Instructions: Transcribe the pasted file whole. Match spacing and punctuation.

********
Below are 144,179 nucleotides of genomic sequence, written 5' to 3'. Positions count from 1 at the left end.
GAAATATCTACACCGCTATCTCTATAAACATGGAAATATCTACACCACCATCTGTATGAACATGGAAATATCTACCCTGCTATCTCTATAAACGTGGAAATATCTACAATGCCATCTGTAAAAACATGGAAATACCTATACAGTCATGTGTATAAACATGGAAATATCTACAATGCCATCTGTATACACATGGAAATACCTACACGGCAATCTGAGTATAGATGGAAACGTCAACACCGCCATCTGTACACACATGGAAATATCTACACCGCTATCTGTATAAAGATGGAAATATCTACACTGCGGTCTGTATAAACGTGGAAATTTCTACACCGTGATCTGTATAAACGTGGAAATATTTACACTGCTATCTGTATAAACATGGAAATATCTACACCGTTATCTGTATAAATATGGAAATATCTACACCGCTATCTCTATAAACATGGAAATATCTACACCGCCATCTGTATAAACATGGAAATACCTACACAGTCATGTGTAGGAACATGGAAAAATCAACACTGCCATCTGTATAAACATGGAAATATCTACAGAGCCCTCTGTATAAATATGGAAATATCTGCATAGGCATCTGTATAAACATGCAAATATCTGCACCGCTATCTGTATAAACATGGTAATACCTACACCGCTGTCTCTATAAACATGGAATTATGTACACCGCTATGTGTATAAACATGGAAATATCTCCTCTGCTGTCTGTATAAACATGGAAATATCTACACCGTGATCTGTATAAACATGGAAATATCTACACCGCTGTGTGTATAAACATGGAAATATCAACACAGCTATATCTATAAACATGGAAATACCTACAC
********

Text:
Below are 144,179 nucleotides of genomic sequence, written 5' to 3'. Positions count from 1 at the left end.
GAAATATCTACACCGCTATCTCTATAAACATGGAAATATCTACACCACCATCTGTATGAACATGGAAATATCTACCCTGCTATCTCTATAAACGTGGAAATATCTACAATGCCATCTGTAAAAACATGGAAATACCTATACAGTCATGTGTATAAACATGGAAATATCTACAATGCCATCTGTATACACATGGAAATACCTACACGGCAATCTGAGTATAGATGGAAACGTCAACACCGCCATCTGTACACACATGGAAATATCTACACCGCTATCTGTATAAAGATGGAAATATCTACACTGCGGTCTGTATAAACGTGGAAATTTCTACACCGTGATCTGTATAAACGTGGAAATATTTACACTGCTATCTGTATAAACATGGAAATATCTACACCGTTATCTGTATAAATATGGAAATATCTACACCGCTATCTCTATAAACATGGAAATATCTACACCGCCATCTGTATAAACATGGAAATACCTACACAGTCATGTGTAGGAACATGGAAAAATCAACACTGCCATCTGTATAAACATGGAAATATCTACAGAGCCCTCTGTATAAATATGGAAATATCTGCATAGGCATCTGTATAAACATGCAAATATCTGCACCGCTATCTGTATAAACATGGTAATACCTACACCGCTGTCTCTATAAACATGGAATTATGTACACCGCTATGTGTATAAACATGGAAATATCTCCTCTGCTGTCTGTATAAACATGGAAATATCTACACCGTGATCTGTATAAACATGGAAATATCTACACCGCTGTGTGTATAAACATGGAAATATCAACACAGCTATATCTATAAACATGGAAATACCTACAC